The Church, guided by the Holy Spirit, is moving towards — we Catholics believe — a greater realization of God’s expectations. The person in the pew may indeed be mistaken about the capacity of the Church to develop its teachings in ways that would be agreeable to that particular person, but even if that person is mistaken in his or her optimism, it is a mistake motivated by something true: The Church is moving towards a greater realization of God’s expectations. If he or she is taught to believe that communicated through his or her conscience is, to quote the Victorian John Henry Newman, him “who, both in nature and in grace, speaks to us behind a veil” then such a person is to follow what he or she believes to be God, and because such persons also believe the Holy Spirit is leading the Church, it is natural for that person (even if it is not necessarily correct), for that person to believe that there will be eventual correspondence between that conscience and the teachings of the Church.
So a Catholic is to follow what “he or she believes to be God”, because he or she has been taught that God is communicated through his or her conscience. And that being the case, he or she is justified in believing that some day the Church will come around to his or her way of thinking. This is a natural expectation, since God has (apparently) communicated to him or her that he or she is right and the Church is wrong.
Where, I wonder, would Kelly say that “religious submission of mind and will” enters into this scenario? I wonder if the person who was taught that God is communicated through his or her conscience, was also taught that he or she must sincerely adhere to the teachings of the Roman Pontiff, even when they’re not taught ex cathedra? If not, why not? I wonder if Kelly, once he becomes a priest, would tell such a person that this is what he or she must do? (Then again, what if the person rejects Kelly’s advice on the ground that his imparting of infallible teachings is not itself infallible?)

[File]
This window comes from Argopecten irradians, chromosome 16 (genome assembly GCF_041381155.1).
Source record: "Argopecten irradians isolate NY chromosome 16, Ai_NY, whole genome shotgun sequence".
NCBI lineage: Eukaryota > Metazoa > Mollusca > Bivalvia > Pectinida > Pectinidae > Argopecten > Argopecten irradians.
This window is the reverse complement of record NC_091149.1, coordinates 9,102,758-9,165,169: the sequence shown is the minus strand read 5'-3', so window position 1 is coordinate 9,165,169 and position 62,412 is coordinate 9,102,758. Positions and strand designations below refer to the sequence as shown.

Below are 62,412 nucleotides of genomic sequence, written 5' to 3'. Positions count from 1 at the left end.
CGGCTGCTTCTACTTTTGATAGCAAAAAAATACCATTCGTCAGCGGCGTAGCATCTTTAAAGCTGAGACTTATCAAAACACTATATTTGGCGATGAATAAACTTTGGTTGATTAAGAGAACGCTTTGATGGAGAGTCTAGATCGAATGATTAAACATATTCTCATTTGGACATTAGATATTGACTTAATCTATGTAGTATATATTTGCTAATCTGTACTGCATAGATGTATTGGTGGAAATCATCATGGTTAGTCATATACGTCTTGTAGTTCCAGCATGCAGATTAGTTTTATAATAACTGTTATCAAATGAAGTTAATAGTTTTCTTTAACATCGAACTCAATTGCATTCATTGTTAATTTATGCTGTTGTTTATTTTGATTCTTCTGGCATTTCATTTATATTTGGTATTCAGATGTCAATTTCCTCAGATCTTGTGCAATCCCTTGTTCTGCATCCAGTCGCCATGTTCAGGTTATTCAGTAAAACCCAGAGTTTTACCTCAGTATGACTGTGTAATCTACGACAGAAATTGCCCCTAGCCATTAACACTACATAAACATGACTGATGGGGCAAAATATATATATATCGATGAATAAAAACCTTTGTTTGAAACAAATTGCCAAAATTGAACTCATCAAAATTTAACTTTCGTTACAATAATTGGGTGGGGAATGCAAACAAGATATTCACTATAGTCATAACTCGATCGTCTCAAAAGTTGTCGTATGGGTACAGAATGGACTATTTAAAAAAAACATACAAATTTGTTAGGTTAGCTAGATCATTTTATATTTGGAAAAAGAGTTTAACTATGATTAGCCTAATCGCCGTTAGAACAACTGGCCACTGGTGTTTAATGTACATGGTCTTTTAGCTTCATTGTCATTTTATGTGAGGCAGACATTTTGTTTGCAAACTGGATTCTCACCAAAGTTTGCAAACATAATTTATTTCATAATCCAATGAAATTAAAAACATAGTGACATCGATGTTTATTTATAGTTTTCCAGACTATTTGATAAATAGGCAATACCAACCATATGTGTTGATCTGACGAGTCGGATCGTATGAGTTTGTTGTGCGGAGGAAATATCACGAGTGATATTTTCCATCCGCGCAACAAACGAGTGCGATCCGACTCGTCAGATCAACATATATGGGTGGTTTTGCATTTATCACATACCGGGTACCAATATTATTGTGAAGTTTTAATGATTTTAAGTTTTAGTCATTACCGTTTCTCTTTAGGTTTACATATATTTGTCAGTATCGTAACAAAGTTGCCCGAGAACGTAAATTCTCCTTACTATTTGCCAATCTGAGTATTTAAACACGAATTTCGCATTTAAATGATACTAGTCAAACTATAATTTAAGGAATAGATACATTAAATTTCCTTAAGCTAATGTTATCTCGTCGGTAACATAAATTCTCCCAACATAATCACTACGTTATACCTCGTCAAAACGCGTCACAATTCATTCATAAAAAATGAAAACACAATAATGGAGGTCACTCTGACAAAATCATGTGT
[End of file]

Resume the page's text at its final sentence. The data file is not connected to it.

I agree with Kelly that this theoretical person-in-the-pew is not automatically excommunicated for believing that he knows better than the Church, nor should he be kicked out against his will if he won’t go willingly, as some have apparently suggested. But more important than that, is this person’s ignorance of the fact that even when a teaching is “merely” in the second gradation of Church teaching, he still has to submit to it. This shows how poorly his conscience is formed. I would be interested to hear how much importance Kelly places on this woeful state of affairs, and how he plans to address it once he has received ordination.
 I am reminded of a quote from “The Enemy Within the Gate” by John McKee. In it he says,
[S]ome who are utterly sincere in reprobating anything which smacks of ‘legalism’ still betray a juridical approach towards papal authority because of a hypnosis induced by the first Vatican Council’s definition of papal infallibility. They have discarded their son-to-father, or flock-to-shepherd, relationship in a way undreamed of by the Council Fathers, a way against which tradition cries out …. Human beings being frail, this imbalance has naturally been rife mainly among those who were already deviating from Catholic doctrine even if only by a minor angle of deflection. To them, papal decisions have been disagreeable, and they have received them, not with ‘Peter has spoken through the mouth of Paul,’ but with the words, ‘Is he speaking infallibly? If not, I need not accept.’ Such an attitude is out of touch with the realities of life. It is as if people would agree to travel by train only if guaranteed that the driver was incapable of error; rather, as if the flock refused to follow God’s appointed shepherd without a written guarantee ruling out any possible slip. [p. 60]